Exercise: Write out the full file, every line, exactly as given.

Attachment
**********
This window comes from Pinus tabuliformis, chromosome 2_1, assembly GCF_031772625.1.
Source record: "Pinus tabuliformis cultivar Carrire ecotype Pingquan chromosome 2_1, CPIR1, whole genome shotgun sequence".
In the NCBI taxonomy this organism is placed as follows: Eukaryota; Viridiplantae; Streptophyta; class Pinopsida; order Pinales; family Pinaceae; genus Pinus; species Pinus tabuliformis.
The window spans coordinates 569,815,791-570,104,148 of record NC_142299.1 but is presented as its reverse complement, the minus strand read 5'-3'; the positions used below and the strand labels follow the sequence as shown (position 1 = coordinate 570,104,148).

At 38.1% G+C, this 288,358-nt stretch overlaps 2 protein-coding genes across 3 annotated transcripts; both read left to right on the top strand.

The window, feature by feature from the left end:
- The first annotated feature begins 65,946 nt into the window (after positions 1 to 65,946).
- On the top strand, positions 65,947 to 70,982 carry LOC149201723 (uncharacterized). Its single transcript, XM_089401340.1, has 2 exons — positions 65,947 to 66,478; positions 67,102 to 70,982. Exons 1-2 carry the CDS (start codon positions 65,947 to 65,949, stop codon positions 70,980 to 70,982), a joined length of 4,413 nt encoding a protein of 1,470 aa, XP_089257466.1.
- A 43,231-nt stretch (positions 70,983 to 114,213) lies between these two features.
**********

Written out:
This window comes from Pinus tabuliformis, chromosome 2_1, assembly GCF_031772625.1.
Source record: "Pinus tabuliformis cultivar Carrire ecotype Pingquan chromosome 2_1, CPIR1, whole genome shotgun sequence".
In the NCBI taxonomy this organism is placed as follows: Eukaryota; Viridiplantae; Streptophyta; class Pinopsida; order Pinales; family Pinaceae; genus Pinus; species Pinus tabuliformis.
The window spans coordinates 569,815,791-570,104,148 of record NC_142299.1 but is presented as its reverse complement, the minus strand read 5'-3'; the positions used below and the strand labels follow the sequence as shown (position 1 = coordinate 570,104,148).

At 38.1% G+C, this 288,358-nt stretch overlaps 2 protein-coding genes across 3 annotated transcripts; both read left to right on the top strand.

The window, feature by feature from the left end:
- The first annotated feature begins 65,946 nt into the window (after positions 1 to 65,946).
- On the top strand, positions 65,947 to 70,982 carry LOC149201723 (uncharacterized). Its single transcript, XM_089401340.1, has 2 exons — positions 65,947 to 66,478; positions 67,102 to 70,982. Exons 1-2 carry the CDS (start codon positions 65,947 to 65,949, stop codon positions 70,980 to 70,982), a joined length of 4,413 nt encoding a protein of 1,470 aa, XP_089257466.1.
- A 43,231-nt stretch (positions 70,983 to 114,213) lies between these two features.